The Far West spearmint oil industry is characterized by producers whose farming operations generally involve more than one commodity, and whose income from farming operations is not exclusively dependent on the production of spearmint oil. Crop rotation is an essential cultural practice in the production of spearmint oil for weed, insect, and disease control. A normal spearmint oil producing operation would have enough acreage for rotation such that the total acreage required to produce the crop would be about one-third spearmint and two-thirds rotational crops. An average spearmint oil producing farm would thus have to have considerably more acreage than would be planted to spearmint during any given season. To remain economically viable with the added costs associated with spearmint oil production, most spearmint oil producing farms would fall into the category of large businesses.

Small spearmint oil producers represent a minority of farming operations and are more vulnerable to market fluctuations. Such small farmers Start Printed Page 6531generally need to market their entire annual crop and do not have the resources to cushion seasons with poor spearmint oil returns. Conversely, large diversified producers have the potential to endure one or more seasons of poor spearmint oil markets because of stronger incomes from alternate crops which could support the operation for a period of time. Despite the advantage larger producers may have, increasing the Native salable quantity and allotment percentage will help both large and small producers by improving returns.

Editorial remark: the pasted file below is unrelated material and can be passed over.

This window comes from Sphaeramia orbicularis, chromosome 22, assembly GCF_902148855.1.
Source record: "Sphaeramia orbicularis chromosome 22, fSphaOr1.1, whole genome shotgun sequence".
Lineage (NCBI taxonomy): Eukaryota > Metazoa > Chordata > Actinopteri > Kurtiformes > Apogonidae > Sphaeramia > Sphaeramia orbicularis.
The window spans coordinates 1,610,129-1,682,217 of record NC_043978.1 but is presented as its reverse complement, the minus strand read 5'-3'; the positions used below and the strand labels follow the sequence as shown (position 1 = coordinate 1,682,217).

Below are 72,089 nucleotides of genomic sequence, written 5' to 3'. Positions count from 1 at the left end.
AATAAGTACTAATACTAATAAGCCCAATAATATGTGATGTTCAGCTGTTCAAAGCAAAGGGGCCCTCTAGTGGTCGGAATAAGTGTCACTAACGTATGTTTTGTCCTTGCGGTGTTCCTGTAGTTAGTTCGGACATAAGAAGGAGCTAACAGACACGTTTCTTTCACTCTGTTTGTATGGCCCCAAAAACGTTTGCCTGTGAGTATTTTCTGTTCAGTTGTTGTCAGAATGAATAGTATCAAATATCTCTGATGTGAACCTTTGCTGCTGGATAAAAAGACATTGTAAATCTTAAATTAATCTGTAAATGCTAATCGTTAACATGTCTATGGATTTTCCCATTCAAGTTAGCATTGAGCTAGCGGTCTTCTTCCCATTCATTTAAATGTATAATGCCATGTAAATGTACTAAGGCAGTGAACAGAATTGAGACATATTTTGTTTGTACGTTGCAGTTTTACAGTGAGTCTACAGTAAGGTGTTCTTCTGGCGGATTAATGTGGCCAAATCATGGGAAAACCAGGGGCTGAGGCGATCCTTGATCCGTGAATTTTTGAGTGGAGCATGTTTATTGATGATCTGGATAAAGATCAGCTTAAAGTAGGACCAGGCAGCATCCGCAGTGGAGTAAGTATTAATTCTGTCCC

Based on projections available at the meeting, the Committee considered alternatives to the 5 percent increase. The Committee not only considered leaving the salable quantity and allotment percentage unchanged, but also looked at various increases ranging from 1 percent to 15 percent. The Committee reached its recommendation to increase the salable quantity and allotment percentage for Native spearmint oil after careful consideration of all available information, and believes that the level recommended will achieve the objectives sought. Without the increase, the Committee believes the industry would not be able to meet market needs. As of January 13, 2000, approximately 25,000 pounds of Native spearmint oil was available for market. The past 5-year average of Native spearmint oil sales from January 1 to May 31 is 208,994 pounds, whereas the 5-year average for the period June 1 through December 31 is 953,978 pounds. The Far West spearmint oil industry has sold 1,206,290 pounds of Native spearmint oil this season through January 13, 2000. Therefore, based on historical sales the industry may require about 40,000 additional pounds of Native oil to meet the five-year average annual market demand. This action has the effect of adding 92,291 pounds of Native spearmint oil to the amount available for market, bringing the total available supply for the period January 13 through May 31, 2000, up to approximately 117,300 pounds.

Annual salable quantities and allotment percentages have been issued for both classes of spearmint oil since the order's inception. Reporting and recordkeeping requirements have remained the same for each year of regulation. Accordingly, this action will not impose any additional reporting or recordkeeping requirements on either small or large spearmint oil producers and handlers. All reports and forms associated with this program are reviewed periodically in order to avoid unnecessary and duplicative information collection by industry and public sector agencies. The Department has not identified any relevant Federal rules that duplicate, overlap, or conflict with this rule.